"The White Church? Only a half mile farther," the other answered. "By the way," he added, "it is neither white nor a church; it is an abandoned schoolhouse, gray with age and neglect. Religious services were once held in it--when it was white, and there is a graveyard that would delight a poet. Can you guess why I sent for you, and told you to come heeled?"

"Oh, I never have bothered you about things of that kind. I've always found you communicative when the time came. But if I may hazard a guess, you want me to help you arrest one of the corpses in the graveyard."

"You remember Branscom?" said Jaralson, treating his companion's wit with the inattention that it deserved.

"The chap who cut his wife's throat? I ought; I wasted a week's work on him and had my expenses for my trouble. There is a reward of five hundred dollars, but none of us ever got a sight of him. You don't mean to say--"

"Yes, I do. He has been under the noses of you fellows all the time. He comes by night to the old graveyard at the White Church."

"The devil! That's where they buried his wife."

"Well, you fellows might have had sense enough to suspect that he would return to her grave some time."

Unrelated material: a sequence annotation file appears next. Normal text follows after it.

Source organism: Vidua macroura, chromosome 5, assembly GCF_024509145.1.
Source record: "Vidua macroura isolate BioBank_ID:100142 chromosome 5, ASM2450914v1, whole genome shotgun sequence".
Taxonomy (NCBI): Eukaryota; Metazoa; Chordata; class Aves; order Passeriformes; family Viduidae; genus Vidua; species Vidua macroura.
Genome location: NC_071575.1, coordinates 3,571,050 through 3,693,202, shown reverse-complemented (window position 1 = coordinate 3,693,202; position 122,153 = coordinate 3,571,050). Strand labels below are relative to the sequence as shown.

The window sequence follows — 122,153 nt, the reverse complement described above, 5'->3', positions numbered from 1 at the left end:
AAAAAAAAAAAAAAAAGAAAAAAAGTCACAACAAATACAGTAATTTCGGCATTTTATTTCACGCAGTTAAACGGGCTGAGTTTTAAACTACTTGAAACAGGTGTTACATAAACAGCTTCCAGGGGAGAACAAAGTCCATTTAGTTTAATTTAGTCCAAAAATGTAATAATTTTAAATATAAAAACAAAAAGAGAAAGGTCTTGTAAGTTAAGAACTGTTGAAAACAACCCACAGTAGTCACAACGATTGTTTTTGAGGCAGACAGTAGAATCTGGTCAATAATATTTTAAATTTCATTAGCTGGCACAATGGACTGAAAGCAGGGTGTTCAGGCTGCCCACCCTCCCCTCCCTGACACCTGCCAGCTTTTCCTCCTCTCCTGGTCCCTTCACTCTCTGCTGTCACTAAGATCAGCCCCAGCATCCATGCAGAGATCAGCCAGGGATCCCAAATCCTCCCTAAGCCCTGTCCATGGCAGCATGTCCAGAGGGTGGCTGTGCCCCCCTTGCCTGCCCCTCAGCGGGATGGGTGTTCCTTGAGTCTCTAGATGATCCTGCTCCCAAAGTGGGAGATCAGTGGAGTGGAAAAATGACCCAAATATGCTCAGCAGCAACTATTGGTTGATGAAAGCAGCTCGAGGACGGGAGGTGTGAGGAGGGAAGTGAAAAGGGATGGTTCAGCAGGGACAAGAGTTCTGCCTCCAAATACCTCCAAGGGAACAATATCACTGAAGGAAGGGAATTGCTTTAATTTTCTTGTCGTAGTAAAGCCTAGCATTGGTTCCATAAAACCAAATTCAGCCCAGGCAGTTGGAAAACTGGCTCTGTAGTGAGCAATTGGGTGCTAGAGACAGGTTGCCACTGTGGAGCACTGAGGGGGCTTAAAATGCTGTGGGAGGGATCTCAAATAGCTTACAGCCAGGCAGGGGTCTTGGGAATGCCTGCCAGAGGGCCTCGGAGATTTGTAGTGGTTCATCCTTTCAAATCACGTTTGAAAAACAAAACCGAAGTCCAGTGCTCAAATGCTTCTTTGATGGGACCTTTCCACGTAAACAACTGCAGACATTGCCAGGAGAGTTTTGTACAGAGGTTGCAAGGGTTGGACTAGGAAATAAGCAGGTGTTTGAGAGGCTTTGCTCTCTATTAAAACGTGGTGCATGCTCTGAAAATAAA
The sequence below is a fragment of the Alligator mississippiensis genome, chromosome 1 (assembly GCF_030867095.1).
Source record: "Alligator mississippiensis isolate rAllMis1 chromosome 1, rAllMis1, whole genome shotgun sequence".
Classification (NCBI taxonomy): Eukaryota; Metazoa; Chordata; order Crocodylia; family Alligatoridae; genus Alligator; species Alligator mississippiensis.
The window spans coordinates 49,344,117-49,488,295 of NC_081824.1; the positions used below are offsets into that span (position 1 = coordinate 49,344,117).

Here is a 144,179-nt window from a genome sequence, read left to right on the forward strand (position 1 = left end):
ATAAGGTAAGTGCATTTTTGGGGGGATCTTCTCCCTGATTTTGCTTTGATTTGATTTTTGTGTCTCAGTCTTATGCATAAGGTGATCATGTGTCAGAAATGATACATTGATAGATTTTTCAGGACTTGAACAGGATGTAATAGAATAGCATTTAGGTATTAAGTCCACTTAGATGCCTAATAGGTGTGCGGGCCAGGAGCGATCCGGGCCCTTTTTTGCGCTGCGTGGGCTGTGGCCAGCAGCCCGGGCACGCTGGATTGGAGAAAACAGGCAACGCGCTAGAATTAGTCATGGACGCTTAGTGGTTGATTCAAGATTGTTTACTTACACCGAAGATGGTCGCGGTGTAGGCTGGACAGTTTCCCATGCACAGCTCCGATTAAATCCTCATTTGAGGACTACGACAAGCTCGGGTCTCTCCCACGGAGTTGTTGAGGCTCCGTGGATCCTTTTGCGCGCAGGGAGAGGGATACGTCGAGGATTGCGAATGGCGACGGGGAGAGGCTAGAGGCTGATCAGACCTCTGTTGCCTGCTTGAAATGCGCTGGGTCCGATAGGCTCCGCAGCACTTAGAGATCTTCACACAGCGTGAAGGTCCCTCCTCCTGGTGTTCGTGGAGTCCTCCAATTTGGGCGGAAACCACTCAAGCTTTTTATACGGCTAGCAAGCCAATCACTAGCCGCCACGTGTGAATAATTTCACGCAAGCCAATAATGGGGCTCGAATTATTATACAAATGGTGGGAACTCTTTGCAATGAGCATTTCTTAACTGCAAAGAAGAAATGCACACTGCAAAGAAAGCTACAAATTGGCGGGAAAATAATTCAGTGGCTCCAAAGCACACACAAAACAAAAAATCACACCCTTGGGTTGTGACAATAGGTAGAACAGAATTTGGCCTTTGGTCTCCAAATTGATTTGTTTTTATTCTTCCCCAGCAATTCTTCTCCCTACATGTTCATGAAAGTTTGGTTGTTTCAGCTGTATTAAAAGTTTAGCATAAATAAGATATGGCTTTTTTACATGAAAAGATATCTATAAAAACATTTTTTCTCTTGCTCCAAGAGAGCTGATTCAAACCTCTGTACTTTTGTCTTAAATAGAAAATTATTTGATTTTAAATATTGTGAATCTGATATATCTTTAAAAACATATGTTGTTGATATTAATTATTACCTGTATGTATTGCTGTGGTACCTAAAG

"The very last place that anyone would have expected him to return to."

"But you had exhausted all the other places. Learning your failure at them, I 'laid for him' there."

"And you found him?"

"Damn it! he found ME. The rascal got the drop on me--regularly held me up and made me travel. It's God's mercy that he didn't go through me. Oh, he's a good one, and I fancy the half of that reward is enough for me if you're needy."

Holker laughed good humoredly, and explained that his creditors were never more importunate.

"I wanted merely to show you the ground, and arrange a plan with you," the detective explained. "I thought it as well for us to be heeled, even in daylight."

"The man must be insane," said the deputy sheriff. "The reward is for his capture and conviction. If he's mad he won't be convicted."